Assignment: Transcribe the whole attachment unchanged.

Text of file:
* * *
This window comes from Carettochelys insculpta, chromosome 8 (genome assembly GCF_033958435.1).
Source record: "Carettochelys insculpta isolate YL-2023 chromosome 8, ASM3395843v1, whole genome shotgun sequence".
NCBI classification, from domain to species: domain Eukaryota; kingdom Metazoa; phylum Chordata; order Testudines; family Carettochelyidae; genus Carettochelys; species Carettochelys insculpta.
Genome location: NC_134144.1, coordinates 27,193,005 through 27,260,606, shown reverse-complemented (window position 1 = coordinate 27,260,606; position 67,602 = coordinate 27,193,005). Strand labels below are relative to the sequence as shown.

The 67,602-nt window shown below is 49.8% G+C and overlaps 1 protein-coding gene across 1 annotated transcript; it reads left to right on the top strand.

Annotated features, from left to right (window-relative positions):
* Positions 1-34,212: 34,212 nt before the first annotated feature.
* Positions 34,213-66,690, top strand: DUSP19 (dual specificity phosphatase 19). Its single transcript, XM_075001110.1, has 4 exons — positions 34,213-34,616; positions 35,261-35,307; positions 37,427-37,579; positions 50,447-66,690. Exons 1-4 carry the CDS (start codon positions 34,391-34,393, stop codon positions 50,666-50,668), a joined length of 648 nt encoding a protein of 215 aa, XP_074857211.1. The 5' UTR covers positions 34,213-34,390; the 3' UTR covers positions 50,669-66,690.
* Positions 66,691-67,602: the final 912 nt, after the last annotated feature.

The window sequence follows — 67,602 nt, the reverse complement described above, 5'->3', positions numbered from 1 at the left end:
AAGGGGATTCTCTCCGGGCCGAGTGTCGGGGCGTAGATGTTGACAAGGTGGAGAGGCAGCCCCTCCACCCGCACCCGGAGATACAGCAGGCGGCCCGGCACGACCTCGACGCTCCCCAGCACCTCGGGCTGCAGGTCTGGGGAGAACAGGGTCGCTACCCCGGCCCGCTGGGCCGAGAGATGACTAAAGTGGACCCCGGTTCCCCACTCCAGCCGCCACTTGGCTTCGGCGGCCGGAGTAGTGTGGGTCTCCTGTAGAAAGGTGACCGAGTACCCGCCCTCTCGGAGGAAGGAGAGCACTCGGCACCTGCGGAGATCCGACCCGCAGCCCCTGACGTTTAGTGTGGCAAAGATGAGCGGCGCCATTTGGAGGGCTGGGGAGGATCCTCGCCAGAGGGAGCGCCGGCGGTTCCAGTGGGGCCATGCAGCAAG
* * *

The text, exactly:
This window comes from Carettochelys insculpta, chromosome 8 (genome assembly GCF_033958435.1).
Source record: "Carettochelys insculpta isolate YL-2023 chromosome 8, ASM3395843v1, whole genome shotgun sequence".
NCBI classification, from domain to species: domain Eukaryota; kingdom Metazoa; phylum Chordata; order Testudines; family Carettochelyidae; genus Carettochelys; species Carettochelys insculpta.
Genome location: NC_134144.1, coordinates 27,193,005 through 27,260,606, shown reverse-complemented (window position 1 = coordinate 27,260,606; position 67,602 = coordinate 27,193,005). Strand labels below are relative to the sequence as shown.

The 67,602-nt window shown below is 49.8% G+C and overlaps 1 protein-coding gene across 1 annotated transcript; it reads left to right on the top strand.

Annotated features, from left to right (window-relative positions):
* Positions 1-34,212: 34,212 nt before the first annotated feature.
* Positions 34,213-66,690, top strand: DUSP19 (dual specificity phosphatase 19). Its single transcript, XM_075001110.1, has 4 exons — positions 34,213-34,616; positions 35,261-35,307; positions 37,427-37,579; positions 50,447-66,690. Exons 1-4 carry the CDS (start codon positions 34,391-34,393, stop codon positions 50,666-50,668), a joined length of 648 nt encoding a protein of 215 aa, XP_074857211.1. The 5' UTR covers positions 34,213-34,390; the 3' UTR covers positions 50,669-66,690.
* Positions 66,691-67,602: the final 912 nt, after the last annotated feature.

The window sequence follows — 67,602 nt, the reverse complement described above, 5'->3', positions numbered from 1 at the left end:
AAGGGGATTCTCTCCGGGCCGAGTGTCGGGGCGTAGATGTTGACAAGGTGGAGAGGCAGCCCCTCCACCCGCACCCGGAGATACAGCAGGCGGCCCGGCACGACCTCGACGCTCCCCAGCACCTCGGGCTGCAGGTCTGGGGAGAACAGGGTCGCTACCCCGGCCCGCTGGGCCGAGAGATGACTAAAGTGGACCCCGGTTCCCCACTCCAGCCGCCACTTGGCTTCGGCGGCCGGAGTAGTGTGGGTCTCCTGTAGAAAGGTGACCGAGTACCCGCCCTCTCGGAGGAAGGAGAGCACTCGGCACCTGCGGAGATCCGACCCGCAGCCCCTGACGTTTAGTGTGGCAAAGATGAGCGGCGCCATTTGGAGGGCTGGGGAGGATCCTCGCCAGAGGGAGCGCCGGCGGTTCCAGTGGGGCCATGCAGCAAG